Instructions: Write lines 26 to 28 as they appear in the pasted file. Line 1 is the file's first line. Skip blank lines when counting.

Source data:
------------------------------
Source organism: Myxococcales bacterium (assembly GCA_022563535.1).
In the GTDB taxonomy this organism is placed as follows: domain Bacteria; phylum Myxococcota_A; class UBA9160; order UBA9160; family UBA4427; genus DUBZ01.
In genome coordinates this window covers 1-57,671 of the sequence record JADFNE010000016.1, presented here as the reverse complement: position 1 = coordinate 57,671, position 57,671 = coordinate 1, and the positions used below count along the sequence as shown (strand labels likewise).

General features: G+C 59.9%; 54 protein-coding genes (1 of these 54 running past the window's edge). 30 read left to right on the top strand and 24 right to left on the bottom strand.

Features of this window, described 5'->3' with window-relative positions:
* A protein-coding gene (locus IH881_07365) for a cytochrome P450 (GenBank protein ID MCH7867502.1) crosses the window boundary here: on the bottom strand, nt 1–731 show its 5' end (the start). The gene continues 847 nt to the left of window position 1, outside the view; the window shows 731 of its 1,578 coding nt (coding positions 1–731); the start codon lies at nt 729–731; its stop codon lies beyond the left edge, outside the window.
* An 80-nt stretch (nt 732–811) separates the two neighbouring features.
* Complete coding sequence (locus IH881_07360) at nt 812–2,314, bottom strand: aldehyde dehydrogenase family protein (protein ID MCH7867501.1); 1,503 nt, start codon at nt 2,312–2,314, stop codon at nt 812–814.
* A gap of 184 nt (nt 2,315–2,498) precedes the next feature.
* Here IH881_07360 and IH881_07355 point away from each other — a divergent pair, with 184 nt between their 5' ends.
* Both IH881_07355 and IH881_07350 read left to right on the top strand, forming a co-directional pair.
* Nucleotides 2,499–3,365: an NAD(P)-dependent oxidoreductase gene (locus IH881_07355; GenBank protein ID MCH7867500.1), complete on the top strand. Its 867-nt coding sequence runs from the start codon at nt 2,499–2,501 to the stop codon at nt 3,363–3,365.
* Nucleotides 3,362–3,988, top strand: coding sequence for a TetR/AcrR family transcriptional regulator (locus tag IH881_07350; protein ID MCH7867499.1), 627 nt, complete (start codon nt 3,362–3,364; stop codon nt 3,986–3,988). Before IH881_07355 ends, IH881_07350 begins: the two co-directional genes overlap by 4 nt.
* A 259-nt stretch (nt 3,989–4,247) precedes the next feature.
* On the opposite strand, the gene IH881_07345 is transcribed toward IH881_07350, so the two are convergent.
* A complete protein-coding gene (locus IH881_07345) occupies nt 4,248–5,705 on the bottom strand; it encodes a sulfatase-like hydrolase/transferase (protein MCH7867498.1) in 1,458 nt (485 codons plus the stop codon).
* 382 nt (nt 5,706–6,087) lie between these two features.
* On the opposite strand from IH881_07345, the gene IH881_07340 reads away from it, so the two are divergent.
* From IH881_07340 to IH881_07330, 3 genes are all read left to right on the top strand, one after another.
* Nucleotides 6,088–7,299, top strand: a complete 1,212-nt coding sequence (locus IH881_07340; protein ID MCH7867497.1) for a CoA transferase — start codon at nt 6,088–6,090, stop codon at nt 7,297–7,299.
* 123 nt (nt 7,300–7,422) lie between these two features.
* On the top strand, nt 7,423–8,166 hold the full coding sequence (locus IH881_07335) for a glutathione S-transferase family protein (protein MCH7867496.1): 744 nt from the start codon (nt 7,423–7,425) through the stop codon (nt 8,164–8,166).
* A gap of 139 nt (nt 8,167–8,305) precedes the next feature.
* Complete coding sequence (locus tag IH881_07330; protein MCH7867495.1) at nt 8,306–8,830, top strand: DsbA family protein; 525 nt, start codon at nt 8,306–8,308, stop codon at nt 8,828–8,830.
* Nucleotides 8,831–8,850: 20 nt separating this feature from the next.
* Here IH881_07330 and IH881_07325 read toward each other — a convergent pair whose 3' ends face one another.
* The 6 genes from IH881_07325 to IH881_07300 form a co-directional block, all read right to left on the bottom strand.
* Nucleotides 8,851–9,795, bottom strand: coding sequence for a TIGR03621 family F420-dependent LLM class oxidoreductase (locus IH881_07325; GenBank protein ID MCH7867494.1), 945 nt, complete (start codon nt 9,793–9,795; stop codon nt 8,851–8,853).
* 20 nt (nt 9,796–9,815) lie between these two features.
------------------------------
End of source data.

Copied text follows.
* Here IH881_07330 and IH881_07325 read toward each other — a convergent pair whose 3' ends face one another.
* The 6 genes from IH881_07325 to IH881_07300 form a co-directional block, all read right to left on the bottom strand.
* Nucleotides 8,851–9,795, bottom strand: coding sequence for a TIGR03621 family F420-dependent LLM class oxidoreductase (locus IH881_07325; GenBank protein ID MCH7867494.1), 945 nt, complete (start codon nt 9,793–9,795; stop codon nt 8,851–8,853).